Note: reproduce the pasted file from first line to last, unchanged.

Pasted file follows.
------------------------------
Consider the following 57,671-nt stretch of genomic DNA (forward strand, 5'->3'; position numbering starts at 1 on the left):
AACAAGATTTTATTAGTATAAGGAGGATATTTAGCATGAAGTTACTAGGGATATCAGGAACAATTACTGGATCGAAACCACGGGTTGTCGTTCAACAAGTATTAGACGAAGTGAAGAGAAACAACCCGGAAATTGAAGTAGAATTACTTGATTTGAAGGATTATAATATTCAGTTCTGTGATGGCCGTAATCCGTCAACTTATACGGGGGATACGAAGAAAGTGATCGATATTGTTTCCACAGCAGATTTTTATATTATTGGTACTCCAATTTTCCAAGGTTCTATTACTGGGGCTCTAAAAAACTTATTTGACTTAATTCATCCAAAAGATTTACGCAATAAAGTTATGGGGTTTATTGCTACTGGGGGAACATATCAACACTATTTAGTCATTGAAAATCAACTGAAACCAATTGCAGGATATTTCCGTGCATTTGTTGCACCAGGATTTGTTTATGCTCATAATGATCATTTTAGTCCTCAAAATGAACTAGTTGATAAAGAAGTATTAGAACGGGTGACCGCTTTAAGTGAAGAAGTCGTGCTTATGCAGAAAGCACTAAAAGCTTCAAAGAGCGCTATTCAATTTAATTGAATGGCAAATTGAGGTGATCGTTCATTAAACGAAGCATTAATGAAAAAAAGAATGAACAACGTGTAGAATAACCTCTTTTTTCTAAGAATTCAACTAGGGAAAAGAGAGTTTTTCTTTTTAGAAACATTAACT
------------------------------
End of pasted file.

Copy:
Consider the following 57,671-nt stretch of genomic DNA (forward strand, 5'->3'; position numbering starts at 1 on the left):
AACAAGATTTTATTAGTATAAGGAGGATATTTAGCATGAAGTTACTAGGGATATCAGGAACAATTACTGGATCGAAACCACGGGTTGTCGTTCAACAAGTATTAGACGAAGTGAAGAGAAACAACCCGGAAATTGAAGTAGAATTACTTGATTTGAAGGATTATAATATTCAGTTCTGTGATGGCCGTAATCCGTCAACTTATACGGGGGATACGAAGAAAGTGATCGATATTGTTTCCACAGCAGATTTTTATATTATTGGTACTCCAATTTTCCAAGGTTCTATTACTGGGGCTCTAAAAAACTTATTTGACTTAATTCATCCAAAAGATTTACGCAATAAAGTTATGGGGTTTATTGCTACTGGGGGAACATATCAACACTATTTAGTCATTGAAAATCAACTGAAACCAATTGCAGGATATTTCCGTGCATTTGTTGCACCAGGATTTGTTTATGCTCATAATGATCATTTTAGTCCTCAAAATGAACTAGTTGATAAAGAAGTATTAGAACGGGTGACCGCTTTAAGTGAAGAAGTCGTGCTTATGCAGAAAGCACTAAAAGCTTCAAAGAGCGCTATTCAATTTAATTGAATGGCAAATTGAGGTGATCGTTCATTAAACGAAGCATTAATGAAAAAAAGAATGAACAACGTGTAGAATAACCTCTTTTTTCTAAGAATTCAACTAGGGAAAAGAGAGTTTTTCTTTTTAGAAACATTAACT